3) San Marco - Are you seeing a trend here? I'm a sucker for area control games. El Grande, San Marco, In the Shadow of the Emperor, Kreta, Louis XIV, and the list goes on and on. San Marco is the best three-player game ever in my opinion. It is unbelievably difficult to decide how to split the 10 cards into 3 piles and unbelievably fun to try to come up with a clever split that gets you what you want. There's nothing else like this game, and with the right group of 3 people, it's a blast. This is one game where I enjoy and encourage kibitzing. It's definitely up to the two observes to advise and cajole the person doing the splitting, to try to get the cards to fall their way. It doesn't hurt that the board is absolutely gorgeous. This is Alan Moon's best game by a long shot, and it's sad to see both Java and San Marco currently out of print, hopefully not for long!

4) Age of Steam - Maps, maps, maps, maps, and more maps! I love maps. I only own 16 maps, but that's plenty to make this one of the most replayable games ever. I can't imagine Age of Steam ever getting old in a million years. I absolutely love the ability to bust out a new map that completely changes the game experience, but importantly, without requiring a bunch of time to teach and learn rules. There's only ever a small tweak here or there for the new maps, so there isn't much time needed to learn them. But these small changes generally make for a whole new game that feels and plays very differently. I love the joy that comes with finally getting out of debt and earning your first dollar in this game. It's a real feeling of accomplishment if/when it happens that very few other games can emulate. I like the fact that it also provides some longer-term strategic planning options in addition to the short-term tactical decision-making that you see in most eurogames. I also love how well this game scales, given the different maps, so I can play two-player on Scotland or Alpha Centuari, three-player on Scandanavia, Korea, Japan, etc. etc. It means I can break this out no matter how people are around.

5) Tigris & Euphrates - This used to be my #1 game for the past few years, and perhaps I've unfairly moved it back to the #5 slot. I really should play it again soon, as it's been a while. It's my most played game from the Top 5 by far, with 64 plays. I love two-player Tigris & Euphrates especially. I love the way the board shifts and morphs over the course of the game. I enjoy watching the rise and the fall of the kingdoms. I totally and absolutely believe Knizia when he says on GeekSpeak that the theme for this game came first. I know this is the poster-child that people like to accuse of a "pasted on" theme, but I just don't see it. I honestly really feel the theme here, and think that it contributes significantly to the game. I know there's a lot of luck here, but nothing beats finding the perfect play for that catastrophe tile you've been holding on to.
 
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Dave Peters
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Daniel wrote:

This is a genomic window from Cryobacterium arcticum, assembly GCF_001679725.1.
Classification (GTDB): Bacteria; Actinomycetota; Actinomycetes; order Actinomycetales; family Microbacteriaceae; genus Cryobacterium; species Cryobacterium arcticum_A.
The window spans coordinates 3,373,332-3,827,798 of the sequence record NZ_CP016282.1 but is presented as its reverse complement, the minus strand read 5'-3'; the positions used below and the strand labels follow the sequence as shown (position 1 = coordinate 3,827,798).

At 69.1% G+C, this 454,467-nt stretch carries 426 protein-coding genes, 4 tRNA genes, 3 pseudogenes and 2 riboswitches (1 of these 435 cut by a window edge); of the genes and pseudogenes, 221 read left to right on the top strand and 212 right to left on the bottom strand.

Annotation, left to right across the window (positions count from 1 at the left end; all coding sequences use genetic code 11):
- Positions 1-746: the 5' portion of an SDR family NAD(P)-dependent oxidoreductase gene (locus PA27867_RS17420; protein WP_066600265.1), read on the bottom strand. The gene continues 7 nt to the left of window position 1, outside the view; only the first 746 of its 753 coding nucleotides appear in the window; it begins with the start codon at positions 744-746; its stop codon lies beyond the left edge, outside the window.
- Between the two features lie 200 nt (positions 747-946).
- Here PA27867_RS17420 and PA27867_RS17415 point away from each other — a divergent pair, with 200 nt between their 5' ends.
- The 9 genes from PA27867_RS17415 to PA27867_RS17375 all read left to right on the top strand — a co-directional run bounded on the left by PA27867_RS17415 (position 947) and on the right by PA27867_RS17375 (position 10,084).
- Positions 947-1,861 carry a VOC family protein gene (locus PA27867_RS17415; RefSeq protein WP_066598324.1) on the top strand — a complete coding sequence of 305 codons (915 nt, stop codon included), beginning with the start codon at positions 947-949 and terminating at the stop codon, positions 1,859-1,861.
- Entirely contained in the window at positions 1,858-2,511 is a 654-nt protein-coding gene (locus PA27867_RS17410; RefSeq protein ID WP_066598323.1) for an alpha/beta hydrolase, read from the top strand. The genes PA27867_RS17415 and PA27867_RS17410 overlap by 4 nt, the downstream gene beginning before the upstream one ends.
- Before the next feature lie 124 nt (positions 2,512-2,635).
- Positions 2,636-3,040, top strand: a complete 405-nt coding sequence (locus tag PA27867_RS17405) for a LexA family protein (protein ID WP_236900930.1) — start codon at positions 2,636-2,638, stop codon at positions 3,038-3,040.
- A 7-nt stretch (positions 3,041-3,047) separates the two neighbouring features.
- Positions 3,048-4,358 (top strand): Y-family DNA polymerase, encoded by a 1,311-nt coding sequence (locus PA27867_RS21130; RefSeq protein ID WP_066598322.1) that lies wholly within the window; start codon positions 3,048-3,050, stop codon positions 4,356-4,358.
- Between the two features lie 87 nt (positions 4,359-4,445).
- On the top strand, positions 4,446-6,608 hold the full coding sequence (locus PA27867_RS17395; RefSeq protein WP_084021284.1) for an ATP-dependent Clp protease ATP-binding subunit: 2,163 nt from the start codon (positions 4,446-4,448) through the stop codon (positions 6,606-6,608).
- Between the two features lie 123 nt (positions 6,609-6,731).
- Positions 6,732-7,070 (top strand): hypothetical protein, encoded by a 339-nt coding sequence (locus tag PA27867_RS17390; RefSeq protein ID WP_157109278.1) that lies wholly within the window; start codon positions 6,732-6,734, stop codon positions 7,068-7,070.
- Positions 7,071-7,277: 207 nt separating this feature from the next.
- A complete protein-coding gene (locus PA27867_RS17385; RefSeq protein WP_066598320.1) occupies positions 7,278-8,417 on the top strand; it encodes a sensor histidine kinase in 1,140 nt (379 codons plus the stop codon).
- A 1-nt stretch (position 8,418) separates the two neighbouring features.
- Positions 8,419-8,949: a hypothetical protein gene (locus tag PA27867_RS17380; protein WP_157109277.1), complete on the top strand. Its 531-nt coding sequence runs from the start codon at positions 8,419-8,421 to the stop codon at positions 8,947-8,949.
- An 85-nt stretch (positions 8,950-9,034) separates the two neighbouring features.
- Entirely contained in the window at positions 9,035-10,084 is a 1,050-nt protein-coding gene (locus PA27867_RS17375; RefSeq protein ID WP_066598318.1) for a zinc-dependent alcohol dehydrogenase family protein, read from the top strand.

Yea, I have this real fear that Dave is going to correct the spelling and grammar in my post and send it back to me to do it again.


I only correct spelling. A read of my post will provide the reader with several examples of how not to construct sentences!
 
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Number Five: Chess
Aside from a few "young'un" type games, Chess is probably the game I have been familiar with the longest. I remember playing against my dad and my brother many times throughout my childhood, often loosing. It was quite a while before I was able to win a game (I was the classic "offense only" player). While there are games in my collection that I play more frequently, Chess has best stood the test of time, and I do not think it will ever leave my top five.

Number Four: Settlers of Catan
This is the game that set me on the path towards Eurogames. It was the Summer of 2006 (Yeah, I know... for all my love of Euros I am a relative newcomer to that market), and I was on vacation in the Adirondacks. Someone brought along a whole boatload of Euros to play, and most of us were completely new to them. Settlers opened up a whole new world of gaming for me. While there were several Euros introduced in a short number of days, this was the one that started it all. And I can oddly trace the origins of my lack of money to this game.

Number Three: Black Box
This was a recent discovery for me. A month or two ago I was home visiting my folks. I was helping my dad move some furniture around and clearing out the upstairs closet. While going through some old boxes I found a few games that did not make it to the downstairs game chest. This is where I found a dusty old 1978 version of Black Box. Talk about a hidden gem! I have always been a fan of abstract puzzle games, but this blows everything else out of the water. Everyone always talks about Euros being brain burners... the level of brain burn associated with Black Box is the real deal. There isn't much wrong with this game. In fact, not that I think about it, I'm off to my BGG profile to change a few things...